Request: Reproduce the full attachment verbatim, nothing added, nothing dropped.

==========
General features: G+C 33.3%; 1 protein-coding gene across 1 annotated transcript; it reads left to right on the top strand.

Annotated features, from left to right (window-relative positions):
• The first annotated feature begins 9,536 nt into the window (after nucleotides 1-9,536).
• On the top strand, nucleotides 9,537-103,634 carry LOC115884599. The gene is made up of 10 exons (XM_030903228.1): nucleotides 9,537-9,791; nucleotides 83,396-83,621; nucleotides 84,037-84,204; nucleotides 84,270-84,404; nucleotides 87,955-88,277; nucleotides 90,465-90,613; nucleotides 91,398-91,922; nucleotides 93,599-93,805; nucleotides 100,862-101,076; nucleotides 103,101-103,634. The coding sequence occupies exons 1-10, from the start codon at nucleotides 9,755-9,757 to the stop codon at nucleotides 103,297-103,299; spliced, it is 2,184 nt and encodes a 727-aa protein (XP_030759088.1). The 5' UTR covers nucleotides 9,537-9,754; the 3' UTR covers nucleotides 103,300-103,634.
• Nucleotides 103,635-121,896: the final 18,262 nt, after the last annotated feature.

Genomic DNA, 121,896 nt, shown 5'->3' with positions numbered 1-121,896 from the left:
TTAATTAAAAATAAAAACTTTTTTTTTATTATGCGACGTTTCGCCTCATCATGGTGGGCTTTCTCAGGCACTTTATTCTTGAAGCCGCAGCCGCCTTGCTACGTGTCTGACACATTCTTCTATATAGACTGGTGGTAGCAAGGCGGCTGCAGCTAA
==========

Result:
General features: G+C 33.3%; 1 protein-coding gene across 1 annotated transcript; it reads left to right on the top strand.

Annotated features, from left to right (window-relative positions):
• The first annotated feature begins 9,536 nt into the window (after nucleotides 1-9,536).
• On the top strand, nucleotides 9,537-103,634 carry LOC115884599. The gene is made up of 10 exons (XM_030903228.1): nucleotides 9,537-9,791; nucleotides 83,396-83,621; nucleotides 84,037-84,204; nucleotides 84,270-84,404; nucleotides 87,955-88,277; nucleotides 90,465-90,613; nucleotides 91,398-91,922; nucleotides 93,599-93,805; nucleotides 100,862-101,076; nucleotides 103,101-103,634. The coding sequence occupies exons 1-10, from the start codon at nucleotides 9,755-9,757 to the stop codon at nucleotides 103,297-103,299; spliced, it is 2,184 nt and encodes a 727-aa protein (XP_030759088.1). The 5' UTR covers nucleotides 9,537-9,754; the 3' UTR covers nucleotides 103,300-103,634.
• Nucleotides 103,635-121,896: the final 18,262 nt, after the last annotated feature.

Genomic DNA, 121,896 nt, shown 5'->3' with positions numbered 1-121,896 from the left:
TTAATTAAAAATAAAAACTTTTTTTTTATTATGCGACGTTTCGCCTCATCATGGTGGGCTTTCTCAGGCACTTTATTCTTGAAGCCGCAGCCGCCTTGCTACGTGTCTGACACATTCTTCTATATAGACTGGTGGTAGCAAGGCGGCTGCAGCTAA